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The convergence of \((p,q)\)-Bernstein operators for the Cauchy kernel with a pole via divided difference

Abstract

In this paper, some qualitative approximation results for the \((p,q)\)-Bernstein operators \(B_{p,q}^{n}(f;x)\) are obtained for the Cauchy kernel \(\frac{1}{x-\alpha }\) with a pole \(\alpha \in {}[ 0,1]\) for \(q>p>1\). The main focus lies in the study of behavior of operators \(B_{p,q}^{n}(f;x)\) for the function \(f_{m}(x)=\frac{1}{x-p^{m}q^{-m}}\), \(x\neq p^{m}q^{-m}\) and \(f_{m}(p^{m}q ^{-m})=a\), \(a\in \mathbb{R}\) and the extra parameter p provides flexibility for the approximation.

Introduction and preliminaries

The uniform convergence of a sequence of operators to a continuous function was introduced by Bohman [9] and Korovkin [16]. Through q-calculus various modifications of Bernstein operators [7] have been studied so far [10, 18, 31]. The \((p,q)\)-integers are the generalization of the q-integers, which has an important role in the representation theory of quantum calculus in the physics literature. Recently, the approximation by the \((p,q)\)-analog of a positive linear operator has become an active area of research. For the theory and numerical implementations of the \((p,q)\)-analog of Bernstein operators introduced by Mursaleen et al. [22] and other \((p,q)\)-analogs, the reader may refer to [1,2,3,4,5, 11,12,13,14,15, 19,20,21] and [32]. For most recent work on the \((p,q)\)-approximation we refer to [8, 24, 26].

The \((p,q)\)-integer, \((p,q)\)-binomial expansion and the \((p,q)\)-binomial coefficients are defined by

[ m ] p , q : = p m q m p q , m = 0 , 1 , 2 , , p > q 1 , ( a + b ) p , q m : = ( a + b ) ( p a + q b ) ( p 2 a + q 2 b ) ( p m 1 a + q m 1 b ) ( a + b ) p , q m = r = 0 k p ( m r ) ( m r 1 ) 2 q r ( r 1 ) 2 [ m r ] p , q a r , [ m r ] p , q : = [ m ] p , q ! [ r ] p , q ! [ m r ] p , q ! .

It can easily be verified by induction that

(1+a)(p+qa) ( p 2 + q 2 a ) ( p n 1 + q n 1 a ) = r = 0 k p ( m r ) ( m r 1 ) 2 q r ( r 1 ) 2 [ m r ] p , q a r .

The \((p,q)\)-analog of Euler’s identity is defined by

s = 0 m 1 ( p s q s a ) := k = 0 m p ( m k ) ( m k 1 ) 2 q k ( k 1 ) 2 [ m k ] p , q a k .

Let \(f:[0,1]\longrightarrow \mathbb{R}\) and \(q>p>1\). The \((p,q)\)-Bernstein operators [22] of f is defined as

$$ B_{p,q}^{n}(f;x):=\sum_{k=0}^{n}f \biggl( \frac{[k]_{p,q}}{p^{k-n}[n]_{p,q}} \biggr) p_{n,k}(p,q;x),\quad n \in \mathbb{N}, $$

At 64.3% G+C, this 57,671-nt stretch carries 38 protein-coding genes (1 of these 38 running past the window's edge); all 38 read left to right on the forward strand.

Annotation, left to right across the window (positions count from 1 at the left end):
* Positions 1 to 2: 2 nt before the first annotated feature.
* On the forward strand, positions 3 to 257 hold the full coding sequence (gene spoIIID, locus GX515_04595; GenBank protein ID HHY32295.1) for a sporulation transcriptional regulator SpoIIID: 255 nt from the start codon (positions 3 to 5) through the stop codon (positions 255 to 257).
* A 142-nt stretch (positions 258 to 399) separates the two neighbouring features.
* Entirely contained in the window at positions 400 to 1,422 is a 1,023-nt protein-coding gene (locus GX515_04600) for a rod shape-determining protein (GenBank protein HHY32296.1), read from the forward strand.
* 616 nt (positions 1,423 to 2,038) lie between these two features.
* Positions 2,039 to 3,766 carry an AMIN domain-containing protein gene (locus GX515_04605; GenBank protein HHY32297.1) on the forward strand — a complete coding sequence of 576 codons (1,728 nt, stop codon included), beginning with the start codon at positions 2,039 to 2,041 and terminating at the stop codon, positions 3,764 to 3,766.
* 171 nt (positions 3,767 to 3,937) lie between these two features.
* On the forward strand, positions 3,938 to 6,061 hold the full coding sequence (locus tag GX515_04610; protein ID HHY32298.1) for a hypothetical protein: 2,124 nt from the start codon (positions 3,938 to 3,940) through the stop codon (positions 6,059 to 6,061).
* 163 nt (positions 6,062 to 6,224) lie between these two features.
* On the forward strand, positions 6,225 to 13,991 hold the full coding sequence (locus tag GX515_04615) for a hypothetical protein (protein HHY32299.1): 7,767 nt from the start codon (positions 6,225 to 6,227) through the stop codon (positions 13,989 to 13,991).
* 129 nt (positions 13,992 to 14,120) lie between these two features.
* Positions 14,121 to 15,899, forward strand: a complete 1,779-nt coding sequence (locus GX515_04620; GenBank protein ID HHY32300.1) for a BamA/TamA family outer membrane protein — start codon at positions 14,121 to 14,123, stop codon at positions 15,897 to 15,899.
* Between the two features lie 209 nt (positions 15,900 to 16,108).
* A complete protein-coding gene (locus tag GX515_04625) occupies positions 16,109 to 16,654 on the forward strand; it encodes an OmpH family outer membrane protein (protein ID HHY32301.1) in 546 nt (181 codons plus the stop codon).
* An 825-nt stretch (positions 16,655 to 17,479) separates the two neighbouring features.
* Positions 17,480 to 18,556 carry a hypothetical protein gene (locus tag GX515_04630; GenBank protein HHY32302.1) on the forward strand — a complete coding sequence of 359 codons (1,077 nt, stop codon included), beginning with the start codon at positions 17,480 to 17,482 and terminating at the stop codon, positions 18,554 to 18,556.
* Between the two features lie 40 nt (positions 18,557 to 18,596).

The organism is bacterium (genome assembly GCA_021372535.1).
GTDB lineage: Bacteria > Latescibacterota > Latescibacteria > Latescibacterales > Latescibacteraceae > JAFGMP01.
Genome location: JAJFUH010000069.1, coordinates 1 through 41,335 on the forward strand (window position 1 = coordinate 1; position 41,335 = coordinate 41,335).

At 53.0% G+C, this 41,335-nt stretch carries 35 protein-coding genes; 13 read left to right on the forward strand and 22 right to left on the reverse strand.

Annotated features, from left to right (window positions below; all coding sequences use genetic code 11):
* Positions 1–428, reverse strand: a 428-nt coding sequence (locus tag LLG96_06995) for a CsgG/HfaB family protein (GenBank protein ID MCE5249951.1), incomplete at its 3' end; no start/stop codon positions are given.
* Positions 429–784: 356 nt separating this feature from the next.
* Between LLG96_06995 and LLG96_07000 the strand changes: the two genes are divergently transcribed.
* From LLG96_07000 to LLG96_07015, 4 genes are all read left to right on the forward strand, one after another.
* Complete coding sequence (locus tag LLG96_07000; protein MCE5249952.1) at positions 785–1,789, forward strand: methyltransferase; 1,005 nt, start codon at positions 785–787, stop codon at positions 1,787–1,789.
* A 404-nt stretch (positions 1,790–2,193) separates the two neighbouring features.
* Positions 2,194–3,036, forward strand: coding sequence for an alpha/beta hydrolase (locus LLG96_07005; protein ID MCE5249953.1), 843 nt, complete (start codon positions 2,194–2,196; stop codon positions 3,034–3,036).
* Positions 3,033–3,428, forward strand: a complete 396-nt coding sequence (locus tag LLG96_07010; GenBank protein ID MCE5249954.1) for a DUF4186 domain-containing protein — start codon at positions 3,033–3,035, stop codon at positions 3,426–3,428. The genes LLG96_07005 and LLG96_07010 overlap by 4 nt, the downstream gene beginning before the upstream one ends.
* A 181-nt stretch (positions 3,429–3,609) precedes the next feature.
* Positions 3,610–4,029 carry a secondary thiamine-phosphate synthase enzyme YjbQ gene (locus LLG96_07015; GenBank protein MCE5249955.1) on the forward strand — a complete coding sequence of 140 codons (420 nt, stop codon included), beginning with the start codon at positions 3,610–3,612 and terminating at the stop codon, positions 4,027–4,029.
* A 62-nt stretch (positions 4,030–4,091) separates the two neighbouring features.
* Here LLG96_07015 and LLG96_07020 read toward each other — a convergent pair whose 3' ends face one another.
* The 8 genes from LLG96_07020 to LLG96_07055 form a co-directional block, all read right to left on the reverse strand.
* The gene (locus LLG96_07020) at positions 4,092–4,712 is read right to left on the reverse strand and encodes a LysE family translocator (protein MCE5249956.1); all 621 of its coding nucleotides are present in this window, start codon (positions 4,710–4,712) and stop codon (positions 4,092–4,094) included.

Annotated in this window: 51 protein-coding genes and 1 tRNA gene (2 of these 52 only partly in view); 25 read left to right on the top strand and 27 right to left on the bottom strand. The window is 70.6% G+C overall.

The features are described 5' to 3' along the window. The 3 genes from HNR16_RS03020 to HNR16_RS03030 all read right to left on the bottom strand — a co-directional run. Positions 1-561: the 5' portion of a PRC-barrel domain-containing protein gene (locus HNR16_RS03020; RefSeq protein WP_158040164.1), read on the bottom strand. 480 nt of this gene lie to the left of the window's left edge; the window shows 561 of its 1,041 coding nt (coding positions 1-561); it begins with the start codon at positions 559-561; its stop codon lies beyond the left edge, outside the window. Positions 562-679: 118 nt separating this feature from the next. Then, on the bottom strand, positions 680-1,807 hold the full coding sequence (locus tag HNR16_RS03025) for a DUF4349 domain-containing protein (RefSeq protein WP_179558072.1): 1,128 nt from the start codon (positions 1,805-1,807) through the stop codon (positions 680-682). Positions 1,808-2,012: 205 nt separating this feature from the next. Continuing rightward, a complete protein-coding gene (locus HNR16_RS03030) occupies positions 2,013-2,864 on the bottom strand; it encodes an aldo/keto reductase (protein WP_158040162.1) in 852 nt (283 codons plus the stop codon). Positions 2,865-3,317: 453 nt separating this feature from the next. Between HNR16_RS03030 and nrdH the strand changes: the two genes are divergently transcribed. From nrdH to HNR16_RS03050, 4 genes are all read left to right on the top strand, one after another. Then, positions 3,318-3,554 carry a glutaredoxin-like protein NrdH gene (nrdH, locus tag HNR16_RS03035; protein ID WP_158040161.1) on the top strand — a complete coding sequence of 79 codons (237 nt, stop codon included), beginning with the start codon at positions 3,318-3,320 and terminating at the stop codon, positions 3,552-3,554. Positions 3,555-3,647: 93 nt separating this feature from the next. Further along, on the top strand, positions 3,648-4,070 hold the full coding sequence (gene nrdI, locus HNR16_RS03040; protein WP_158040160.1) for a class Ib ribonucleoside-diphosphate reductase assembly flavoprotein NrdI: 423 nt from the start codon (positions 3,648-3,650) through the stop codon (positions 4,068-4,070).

(1.1)

where the polynomial \(p_{n,k}(p,q;x)\) is given by

p n , k (p,q;x)= 1 p n ( n 1 ) 2 [ n k ] p , q p k ( k 1 ) 2 x k s = 0 n k 1 ( p s q s x ) ,x[0,1],0<q<p<1.
(1.2)

For \(p=1\), \(B_{p,q}^{n} (f;x)\) turns into the q-Bernstein operator. We have

$$ B_{p,q}^{n}(f;0)=f(0), \qquad B_{p,q}^{n}(f;1)=f(1), \quad n \in \mathbb{N}. $$
(1.3)

The following \((p,q)\)-difference form of Bernstein operators [25] is given by

$$ B_{p,q}^{n}(f;x):=\sum_{r=0}^{n} \lambda _{p,q}^{n} f \biggl[ 0,\frac{p ^{n-1}[1]_{p,q}}{[n]_{p,q}},\ldots, \frac{p^{n-r}[r]_{p,q}}{[n]_{p,q}} \biggr] x^{r}, $$
(1.4)

where \(f[x_{0},x_{1},\ldots,x_{n}]\) indicates the nth order divided difference of f with pairwise distinct node, that is,

$$\begin{aligned}& f[x_{0}]=f(x_{0}), \qquad f[x_{0},x_{1}]= \frac{f(x_{1})-f(x_{0})}{x_{1}-x_{0}}, \\& f[x_{0},x_{1},\ldots,x_{n}]=\frac{f[x_{1},\ldots,x_{n}]-f[x_{0}, \ldots,x_{n-1}]}{[x_{n}-x_{0}]} \end{aligned}$$

and \(\lambda _{p,q}^{n}\) is given by

λ p , q n = [ n r ] p , q [ r ] p , q ! [ n ] p , q r p ( n r ) ( n r 1 ) 2 q r ( r 1 ) 2 = ( 1 p n 1 [ 1 ] p , q [ n ] p , q ) ( 1 p n 2 [ 2 ] p , q [ n ] p , q ) ( 1 p n r + 1 [ r 1 ] p , q [ n ] p , q ) ,
(1.5)

and \(\lambda _{p,q}^{0}=\lambda _{p,q}^{1}=1\), \(0\leq \lambda _{p,q} ^{n}\leq 1\), \(r=0,1,\ldots,n\).

In this paper, some qualitative approximation results for the \((p,q)\)-Bernstein operators \(B_{p,q}^{n}(f;x)\) have been obtained for the Cauchy kernel \(\frac{1}{x-\alpha }\) with a pole \(\alpha \in {}[ 0,1]\) for \(q>p>1 \). The main focus lies in the study of behavior of operators \(B_{p,q}^{n}(f;x)\) for the function \(f_{m}(x)=\frac{1}{x-p ^{m}q^{-m}}\), \(x\neq p^{m}q^{-m}\) and \(f_{m}(p^{m}q^{-m})=a\), \(a\in \mathbb{R}\) and the extra parameter p provides flexibility for the approximation.